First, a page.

Fulcrum Launches Phase 2b Trial of Losmapimod for FSHD

Fulcrum Launches Phase 2b Trial of Losmapimod for FSHD

Fulcrum Therapeutics announced it has launched ReDUX4, a Phase 2b clinical trial designed to assess the safety and efficacy of losmapimod, an investigational treatment for facioscapulohumeral muscular dystrophy (FSHD) in patients with a genetically confirmed diagnosis of FSHD.

The Phase 2b ReDUX4 trial (NCT04003974) is recruiting participants at clinical sites in the United States, Canada, and the European Union. Fulcrum is expecting top-line data from ReDUX4 to be available by the end of 2020.

Losmapimod is a selective inhibitor of p38α/β mitogen-activated protein kinases (MAPK), a class of enzymes involved in acute inflammation and cells’ response to injury. The compound was in-licensed by Fulcrum after the company discovered its ability to reduce the activity of the DUX4 gene, the root cause of FSHD, during preclinical studies using patient-derived muscle cells.

“We are excited to evaluate losmapimod’s efficacy and safety in FSHD, a disease for which there are currently no approved treatments. Initiating ReDUX4 is a significant milestone that brings us a step closer to our goal of improving the lives of patients and families who are impacted by FSHD,” Robert J. Gould, PhD, president and chief executive officer of Fulcrum, said in a press release.

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The 24-week, multi-center, randomized, double-blind, placebo-controlled, Phase 2b ReDUX4 trial (NCT04003974) will enroll patients with a confirmed diagnosis of FSHD type 1 (FSHD1), the most common form of FSHD, accounting for approximately 95% of cases.

Patients will participate in the trial for approximately 29 weeks, which includes an initial four-week screening period, a 24-week treatment period, and a one-week safety follow-up period. To be eligible to participate in the study, patients must have received a genetic diagnosis of FSHD1 before undergoing magnetic resonance imaging (MRI) during the trial’s screening period and before providing a muscle biopsy sample at the study’s baseline.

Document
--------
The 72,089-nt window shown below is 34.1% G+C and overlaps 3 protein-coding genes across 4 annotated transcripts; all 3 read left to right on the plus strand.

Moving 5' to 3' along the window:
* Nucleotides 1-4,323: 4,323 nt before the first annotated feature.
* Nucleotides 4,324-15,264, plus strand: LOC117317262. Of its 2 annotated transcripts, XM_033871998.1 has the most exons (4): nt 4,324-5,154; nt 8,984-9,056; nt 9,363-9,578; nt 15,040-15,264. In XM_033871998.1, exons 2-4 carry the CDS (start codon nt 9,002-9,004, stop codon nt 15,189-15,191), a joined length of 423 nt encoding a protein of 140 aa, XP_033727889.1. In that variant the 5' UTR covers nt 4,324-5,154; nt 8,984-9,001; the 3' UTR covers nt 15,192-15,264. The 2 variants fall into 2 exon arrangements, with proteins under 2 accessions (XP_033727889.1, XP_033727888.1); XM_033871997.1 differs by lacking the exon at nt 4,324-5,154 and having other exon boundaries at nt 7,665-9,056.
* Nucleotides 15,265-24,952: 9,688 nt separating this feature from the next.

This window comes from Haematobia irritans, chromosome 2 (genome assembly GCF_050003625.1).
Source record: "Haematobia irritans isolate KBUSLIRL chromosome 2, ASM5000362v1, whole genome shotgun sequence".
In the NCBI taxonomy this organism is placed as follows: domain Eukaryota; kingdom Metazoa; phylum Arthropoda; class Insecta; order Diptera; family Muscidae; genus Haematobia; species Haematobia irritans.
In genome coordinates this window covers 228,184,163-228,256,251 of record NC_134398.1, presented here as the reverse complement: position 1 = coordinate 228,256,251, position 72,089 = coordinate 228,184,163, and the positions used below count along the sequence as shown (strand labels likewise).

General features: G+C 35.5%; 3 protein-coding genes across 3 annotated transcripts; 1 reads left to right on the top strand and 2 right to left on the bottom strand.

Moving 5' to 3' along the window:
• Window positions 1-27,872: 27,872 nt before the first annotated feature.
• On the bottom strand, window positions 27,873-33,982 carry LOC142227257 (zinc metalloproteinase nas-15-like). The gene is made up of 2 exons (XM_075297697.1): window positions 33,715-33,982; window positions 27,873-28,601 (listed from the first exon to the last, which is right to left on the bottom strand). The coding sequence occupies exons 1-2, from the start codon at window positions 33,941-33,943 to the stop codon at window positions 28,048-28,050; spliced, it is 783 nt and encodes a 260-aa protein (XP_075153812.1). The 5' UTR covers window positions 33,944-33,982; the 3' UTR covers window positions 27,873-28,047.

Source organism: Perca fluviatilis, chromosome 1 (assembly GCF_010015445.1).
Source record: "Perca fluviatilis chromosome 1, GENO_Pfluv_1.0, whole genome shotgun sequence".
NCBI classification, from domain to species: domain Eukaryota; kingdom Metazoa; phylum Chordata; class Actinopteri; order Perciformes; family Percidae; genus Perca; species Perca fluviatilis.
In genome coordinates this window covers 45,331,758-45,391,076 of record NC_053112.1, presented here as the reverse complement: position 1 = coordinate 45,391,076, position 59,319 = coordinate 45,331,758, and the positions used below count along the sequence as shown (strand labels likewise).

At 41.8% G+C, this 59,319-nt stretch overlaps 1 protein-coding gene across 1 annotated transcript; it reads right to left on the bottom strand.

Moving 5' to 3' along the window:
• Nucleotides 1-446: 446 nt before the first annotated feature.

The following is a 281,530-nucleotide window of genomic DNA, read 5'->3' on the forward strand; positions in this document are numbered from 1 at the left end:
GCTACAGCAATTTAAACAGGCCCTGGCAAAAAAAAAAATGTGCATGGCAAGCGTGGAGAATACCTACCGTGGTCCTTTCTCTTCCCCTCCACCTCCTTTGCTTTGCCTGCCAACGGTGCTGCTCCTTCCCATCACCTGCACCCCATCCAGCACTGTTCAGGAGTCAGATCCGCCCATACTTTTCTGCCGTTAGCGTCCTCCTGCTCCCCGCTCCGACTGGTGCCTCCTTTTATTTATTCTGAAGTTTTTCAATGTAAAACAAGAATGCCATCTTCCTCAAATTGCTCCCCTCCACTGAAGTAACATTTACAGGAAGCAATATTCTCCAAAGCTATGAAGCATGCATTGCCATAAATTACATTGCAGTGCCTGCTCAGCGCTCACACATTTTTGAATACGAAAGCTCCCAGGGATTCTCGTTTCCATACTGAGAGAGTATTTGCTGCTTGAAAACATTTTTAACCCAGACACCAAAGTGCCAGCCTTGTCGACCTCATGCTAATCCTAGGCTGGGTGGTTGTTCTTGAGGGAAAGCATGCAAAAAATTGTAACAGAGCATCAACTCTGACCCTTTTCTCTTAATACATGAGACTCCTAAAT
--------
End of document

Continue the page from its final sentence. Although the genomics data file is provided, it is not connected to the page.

After enrollment, all study participants will be randomly assigned to receive either losmapimod or a placebo (four pills of 7.5 mg, taken two at a time, twice a day) for 24 weeks.

The study’s primary endpoint will be to assess the efficacy of losmapimod in reducing or preventing the overactivity of DUX4, which will be measured by the amount of DUX4 gene transcripts (the molecules that serve as the template for the production of a protein) found in skeletal muscle biopsies of patients.

Secondary endpoints will include assessing the safety and tolerability of losmapimod, measuring the levels of the compound on patients’ plasma and muscle cells, and evaluating its target engagement (the drug’s ability to interact with its therapeutic target) in blood and skeletal muscle.

The company is also preparing to launch a 52-week, open-label, Phase 2 trial (NCT04004000) to assess the effectiveness, safety, and tolerability of losmapimod in FSHD1 patients.

Joana is currently completing her PhD in Biomedicine and Clinical Research at Universidade de Lisboa. She also holds a BSc in Biology and an MSc in Evolutionary and Developmental Biology from Universidade de Lisboa. Her work has been focused on the impact of non-canonical Wnt signaling in the collective behavior of endothelial cells — cells that make up the lining of blood vessels — found in the umbilical cord of newborns.
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Margarida graduated with a BS in Health Sciences from the University of Lisbon and a MSc in Biotechnology from Instituto Superior Técnico (IST-UL). She worked as a molecular biologist research associate at a Cambridge UK-based biotech company that discovers and develops therapeutic, fully human monoclonal antibodies.
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Joana is currently completing her PhD in Biomedicine and Clinical Research at Universidade de Lisboa. She also holds a BSc in Biology and an MSc in Evolutionary and Developmental Biology from Universidade de Lisboa. Her work has been focused on the impact of non-canonical Wnt signaling in the collective behavior of endothelial cells — cells that make up the lining of blood vessels — found in the umbilical cord of newborns.
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5 comments

  1. Vahid reza yazandi says:

    Hi
    How can I enroll on this program. I’m not a citizen of above mentioned nations yet I have been struggling with the problem for more than 10 tears now. Please advise.
    Thanks

  2. ramesh mansigani says:

    I am interested in taking part in this trial, I am in London near Wembley, please can someone get in touch via the email address or forward my details to the right place. Thank you.

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